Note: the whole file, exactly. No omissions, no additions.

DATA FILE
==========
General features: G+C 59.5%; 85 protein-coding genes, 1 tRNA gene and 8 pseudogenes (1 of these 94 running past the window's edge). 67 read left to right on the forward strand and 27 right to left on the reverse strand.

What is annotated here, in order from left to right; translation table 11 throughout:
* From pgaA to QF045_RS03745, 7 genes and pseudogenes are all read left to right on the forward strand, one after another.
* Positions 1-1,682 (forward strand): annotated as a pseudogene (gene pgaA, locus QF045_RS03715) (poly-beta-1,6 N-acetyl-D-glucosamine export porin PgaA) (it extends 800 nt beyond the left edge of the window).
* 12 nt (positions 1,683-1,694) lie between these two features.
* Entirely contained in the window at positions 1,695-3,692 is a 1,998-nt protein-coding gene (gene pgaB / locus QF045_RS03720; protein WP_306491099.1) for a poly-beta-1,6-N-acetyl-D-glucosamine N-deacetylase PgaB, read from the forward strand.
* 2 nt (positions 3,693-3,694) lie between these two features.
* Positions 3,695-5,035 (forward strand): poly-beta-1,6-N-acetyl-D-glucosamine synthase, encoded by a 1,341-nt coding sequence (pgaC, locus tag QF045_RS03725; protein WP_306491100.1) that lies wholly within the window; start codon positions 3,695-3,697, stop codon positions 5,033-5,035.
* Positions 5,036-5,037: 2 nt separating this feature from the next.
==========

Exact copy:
General features: G+C 59.5%; 85 protein-coding genes, 1 tRNA gene and 8 pseudogenes (1 of these 94 running past the window's edge). 67 read left to right on the forward strand and 27 right to left on the reverse strand.

What is annotated here, in order from left to right; translation table 11 throughout:
* From pgaA to QF045_RS03745, 7 genes and pseudogenes are all read left to right on the forward strand, one after another.
* Positions 1-1,682 (forward strand): annotated as a pseudogene (gene pgaA, locus QF045_RS03715) (poly-beta-1,6 N-acetyl-D-glucosamine export porin PgaA) (it extends 800 nt beyond the left edge of the window).
* 12 nt (positions 1,683-1,694) lie between these two features.
* Entirely contained in the window at positions 1,695-3,692 is a 1,998-nt protein-coding gene (gene pgaB / locus QF045_RS03720; protein WP_306491099.1) for a poly-beta-1,6-N-acetyl-D-glucosamine N-deacetylase PgaB, read from the forward strand.
* 2 nt (positions 3,693-3,694) lie between these two features.
* Positions 3,695-5,035 (forward strand): poly-beta-1,6-N-acetyl-D-glucosamine synthase, encoded by a 1,341-nt coding sequence (pgaC, locus tag QF045_RS03725; protein WP_306491100.1) that lies wholly within the window; start codon positions 3,695-3,697, stop codon positions 5,033-5,035.
* Positions 5,036-5,037: 2 nt separating this feature from the next.